Tip #2 – Watch out for currency shifts
One could forgive the first tip as being a little ill-judged, but this tip is practically offensive to many people. The fact is that for 99% of the UK population, currency shifts are as low down the list of concerns as things like alien invasion or a zombie apocalypse. With hundreds of thousands of people in the UK in food poverty, and food banks being used in record numbers, telling people to watch out for currency shifts is just offensive. For many people that are going on holiday, tiny changes in currency conversation rates hardly matter. By all means, shop around for a good rate of conversion but if your second biggest financial concern of the year is worrying about conversion rates then you don’t really have much to worry about.
Tip #3 – Shop around for savings deals
Once more, this suggestion from The Guardian is detached from the reality for most people. The average UK household has around £2,500 of credit card debt. General figures for the average amount of savings are more complex, but if you spend just ten minutes googling the situation you will see that for many people savings are a luxury.
Tip #4 – Take stock to avoid debt & Tip #5 Make your mobile work for you
In Tip #4 the author explains that you should avoid credit card debt, and if you have credit card debt you should pay more than the minimum amount. In Tip #5 the author suggests using a credit card to purchase your next mobile phone outright as opposed to taking it on a contract. I think I have already mentioned that the article is detached from reality, but this is just absent all logic.
Tip #6 – Fingers crossed for the budget
Are you f*****g me? The Guardian has published an article regarding financial tips and one of those tips basically boils down to “hope for a lottery win”.
Tip #7 – Look for energy bill deals
This is advice that has been doing the rounds for years now, and whilst there are some savings to be made it is hardly going to make the difference between poverty and comfort for many people who are struggling.
The article from The Guardian was disappointing and made me angry. Next week I will look at some more sensible suggestions that might be a bit more relevant for most people.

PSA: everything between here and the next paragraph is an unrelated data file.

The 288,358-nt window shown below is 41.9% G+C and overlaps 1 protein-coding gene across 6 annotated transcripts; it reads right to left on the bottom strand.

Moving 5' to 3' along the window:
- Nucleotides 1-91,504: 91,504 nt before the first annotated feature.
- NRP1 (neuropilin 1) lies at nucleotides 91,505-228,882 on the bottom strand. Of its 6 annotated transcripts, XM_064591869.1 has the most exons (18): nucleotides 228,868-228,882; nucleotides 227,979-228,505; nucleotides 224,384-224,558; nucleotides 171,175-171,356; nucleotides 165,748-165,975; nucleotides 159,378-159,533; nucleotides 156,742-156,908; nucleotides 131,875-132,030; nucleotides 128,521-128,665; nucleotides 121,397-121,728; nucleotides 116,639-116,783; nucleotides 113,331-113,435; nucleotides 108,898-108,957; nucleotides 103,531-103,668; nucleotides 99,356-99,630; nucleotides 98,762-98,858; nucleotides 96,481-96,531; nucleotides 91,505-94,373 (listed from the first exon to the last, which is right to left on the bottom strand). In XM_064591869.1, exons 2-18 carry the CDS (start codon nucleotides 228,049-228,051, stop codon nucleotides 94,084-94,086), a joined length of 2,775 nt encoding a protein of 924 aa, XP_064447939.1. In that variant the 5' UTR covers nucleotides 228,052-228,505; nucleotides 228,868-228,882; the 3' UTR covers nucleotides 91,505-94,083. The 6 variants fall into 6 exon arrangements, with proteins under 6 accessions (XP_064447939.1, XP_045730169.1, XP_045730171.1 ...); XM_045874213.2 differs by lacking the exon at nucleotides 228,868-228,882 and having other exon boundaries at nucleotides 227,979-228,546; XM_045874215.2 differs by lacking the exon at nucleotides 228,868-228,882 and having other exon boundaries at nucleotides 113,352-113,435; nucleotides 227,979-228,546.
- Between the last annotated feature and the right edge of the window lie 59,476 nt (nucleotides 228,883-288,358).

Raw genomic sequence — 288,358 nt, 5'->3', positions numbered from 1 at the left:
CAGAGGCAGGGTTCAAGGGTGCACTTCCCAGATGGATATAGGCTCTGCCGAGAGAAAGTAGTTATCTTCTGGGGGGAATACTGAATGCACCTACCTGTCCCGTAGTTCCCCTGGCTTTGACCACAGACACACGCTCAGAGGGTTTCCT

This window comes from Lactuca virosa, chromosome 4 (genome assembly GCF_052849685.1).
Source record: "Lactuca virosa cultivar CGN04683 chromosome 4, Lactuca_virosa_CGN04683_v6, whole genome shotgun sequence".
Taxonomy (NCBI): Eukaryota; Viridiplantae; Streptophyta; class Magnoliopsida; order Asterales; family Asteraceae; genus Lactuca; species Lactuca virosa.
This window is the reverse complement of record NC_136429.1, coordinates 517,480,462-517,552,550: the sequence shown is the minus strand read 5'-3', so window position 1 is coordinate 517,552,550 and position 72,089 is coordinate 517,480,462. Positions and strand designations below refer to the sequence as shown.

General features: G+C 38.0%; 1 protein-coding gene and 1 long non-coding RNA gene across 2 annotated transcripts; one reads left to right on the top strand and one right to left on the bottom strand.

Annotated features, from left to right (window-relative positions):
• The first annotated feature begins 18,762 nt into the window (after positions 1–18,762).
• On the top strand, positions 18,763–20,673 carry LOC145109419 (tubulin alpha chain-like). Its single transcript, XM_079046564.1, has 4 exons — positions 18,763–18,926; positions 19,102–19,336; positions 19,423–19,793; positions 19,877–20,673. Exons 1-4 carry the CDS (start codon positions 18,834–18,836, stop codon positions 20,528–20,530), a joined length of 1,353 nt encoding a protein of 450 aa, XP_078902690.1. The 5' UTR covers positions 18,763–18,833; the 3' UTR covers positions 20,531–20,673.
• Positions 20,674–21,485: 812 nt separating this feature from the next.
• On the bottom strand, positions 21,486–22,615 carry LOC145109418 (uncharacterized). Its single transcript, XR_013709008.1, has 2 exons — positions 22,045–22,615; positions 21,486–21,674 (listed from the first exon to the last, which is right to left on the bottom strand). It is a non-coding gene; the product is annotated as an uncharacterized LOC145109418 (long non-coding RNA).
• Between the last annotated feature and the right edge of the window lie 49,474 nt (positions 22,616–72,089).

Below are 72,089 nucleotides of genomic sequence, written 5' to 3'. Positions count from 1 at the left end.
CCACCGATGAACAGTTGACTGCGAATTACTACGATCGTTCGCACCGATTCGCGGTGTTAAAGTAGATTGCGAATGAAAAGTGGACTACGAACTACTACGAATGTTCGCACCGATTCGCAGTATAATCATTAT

Ground Rules Revisited
In Part 4 of this blog I set out a series of Ground Rules to help focus my investment efforts. I now find myself having to revisit some of those rules as life has a habit of getting in the way. Some of my targets were a little ambitious and with the expense of Christmas, my trip to Romania and an upcoming two-week trip to India, I need more free cash. Also, we have had a few things go wrong in our apartment and need to free up money to deal with some repairs.
A quick recap of the rules now follows:
Rule 1: Save a minimum of £400 each month in Premium Bonds.
Rule 2a: Invest a minimum of £250 each month into my Stocks and Shares ISA.
Rule 2b: Reinvest all dividend income from the ISA.
Rule 2c: Absolutely no withdrawals allowed from the ISA.
Rule 3: Save a minimum of £100 each month in my F**k It Fund.
Rule 4: Save a minimum of £30 each month in my Tech Fund.
Rule 5: If I use my credit card, pay it off immediately.
As you may remember I removed the Tech Fund from consideration in this blog, as I realised it would not be an ongoing investment and eventually the funds would be used to replace my phone and/or laptop when they eventually stop working.
I am going to tweak the amounts in Rule 1 and 2a.
Rule 1 (updated): Save a minimum of £300 each month in Premium Bonds
Rule 2a (updated): Invest a minimum of £200 each month into my Stocks and Shares ISA.
All the other rules apply as normal.
There will probably be many months when I invest more than the minimum, but I’ve realised that in life you must be flexible when things come up. If you are rigid, you are brittle, and things that are brittle tend to break.
A bit of a shorter post this week as I’ve been a bit busy. Next week should be more in-depth as I look at some of my suggested financial resolutions. I will also look at how realistic my £2,000 target for investment income in 2020 is.
Thank you for reading and I hope you have a great weekend.
Link to The Guardian story discussed in this blog: https://www.theguardian.com/money/2019/dec/29/top-financial-resolutions-for-2020